"The Delirious Museum" gives a new interpretation of the relationship between the museum and the city in the twenty-first century. It presents an original view of the idea of the museum, proposing that it is, or should be, both a repository of the artefacts of the past and a continuation of the city street in the present. Storrie reviews our experience of the city and of the museum taking a journey that begins in the Louvre and continues through Paris, London, Los Angeles and Las Vegas, re-imagining the possibilities for museums and their displays and reexamining the blurred boundaries between museums and the cities around them. On his quest for "The Delirious Museum", he visits the museum architecture of Soane and Libeskind, the exhibitions of Lissitsky and Kiesler and the work of such artists as Duchamp and Warhol. Calum Storrie's premise is that the museum and the city street are continuous with one another: the city is a delirious museum, overlaid with levels of history and multiple objects open to many interpretations just as museums and their contents are.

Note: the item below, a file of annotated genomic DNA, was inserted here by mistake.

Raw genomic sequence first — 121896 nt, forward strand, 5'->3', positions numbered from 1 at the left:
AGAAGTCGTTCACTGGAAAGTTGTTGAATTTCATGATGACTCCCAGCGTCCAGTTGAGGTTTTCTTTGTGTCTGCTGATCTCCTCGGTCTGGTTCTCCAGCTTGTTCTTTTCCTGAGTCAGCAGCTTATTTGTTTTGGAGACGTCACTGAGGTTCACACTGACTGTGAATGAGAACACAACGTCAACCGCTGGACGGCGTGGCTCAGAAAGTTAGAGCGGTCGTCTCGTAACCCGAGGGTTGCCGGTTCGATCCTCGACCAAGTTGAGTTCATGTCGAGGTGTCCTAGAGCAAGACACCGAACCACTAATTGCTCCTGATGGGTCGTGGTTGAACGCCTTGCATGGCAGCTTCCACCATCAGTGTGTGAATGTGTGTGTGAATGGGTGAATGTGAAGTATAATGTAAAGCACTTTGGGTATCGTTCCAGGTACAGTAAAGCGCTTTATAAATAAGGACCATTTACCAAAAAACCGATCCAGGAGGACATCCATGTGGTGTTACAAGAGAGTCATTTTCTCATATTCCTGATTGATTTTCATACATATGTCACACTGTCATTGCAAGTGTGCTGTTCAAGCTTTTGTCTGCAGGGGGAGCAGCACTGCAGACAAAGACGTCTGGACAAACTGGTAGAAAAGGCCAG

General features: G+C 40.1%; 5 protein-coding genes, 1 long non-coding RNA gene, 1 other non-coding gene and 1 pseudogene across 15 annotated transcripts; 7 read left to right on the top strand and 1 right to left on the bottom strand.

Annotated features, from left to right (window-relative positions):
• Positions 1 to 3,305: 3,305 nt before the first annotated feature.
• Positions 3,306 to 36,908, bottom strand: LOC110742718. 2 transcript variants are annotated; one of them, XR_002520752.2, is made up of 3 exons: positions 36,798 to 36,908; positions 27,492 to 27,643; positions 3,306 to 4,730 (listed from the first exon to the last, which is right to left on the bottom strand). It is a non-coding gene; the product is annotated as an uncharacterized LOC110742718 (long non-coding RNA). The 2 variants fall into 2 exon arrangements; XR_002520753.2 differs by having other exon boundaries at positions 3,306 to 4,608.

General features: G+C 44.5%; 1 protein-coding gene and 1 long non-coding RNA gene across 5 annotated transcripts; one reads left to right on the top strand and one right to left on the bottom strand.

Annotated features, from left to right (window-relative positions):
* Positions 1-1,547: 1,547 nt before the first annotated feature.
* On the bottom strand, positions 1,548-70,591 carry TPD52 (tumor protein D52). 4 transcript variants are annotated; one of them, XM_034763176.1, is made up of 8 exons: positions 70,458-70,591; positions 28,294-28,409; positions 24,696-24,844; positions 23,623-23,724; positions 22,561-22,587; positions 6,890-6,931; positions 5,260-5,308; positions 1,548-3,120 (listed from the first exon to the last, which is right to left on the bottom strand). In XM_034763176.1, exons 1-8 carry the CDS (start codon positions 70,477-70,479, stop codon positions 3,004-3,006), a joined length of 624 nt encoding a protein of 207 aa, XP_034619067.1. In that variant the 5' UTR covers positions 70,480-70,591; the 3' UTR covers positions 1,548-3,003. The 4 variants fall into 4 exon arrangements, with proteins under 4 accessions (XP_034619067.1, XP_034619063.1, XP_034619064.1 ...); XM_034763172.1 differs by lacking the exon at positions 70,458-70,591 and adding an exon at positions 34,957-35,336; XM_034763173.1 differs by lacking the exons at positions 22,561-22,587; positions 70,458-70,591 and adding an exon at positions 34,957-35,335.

In support of his theme, he draws on multiple sources, from Walter Benjamin, Daniel Libeskind & Greil Marcus through Paul Auster and Peter Ackroyd, to Stephen Bayley, Norman Bryson & Sadie Plant and takes readers on a stimulating journey through cities and museums worldwide. Serious general readers interested in urban culture, design and architecture, as well as professional architects, cultural studies and museology academics will enjoy the book, which is beautifully illustrated in black and white.
Calum Storrie is an architect, curator and exhibition designer, who has worked with the British Museum and the National Portrait Gallery among others. He has written extensively on the meanings of the museum.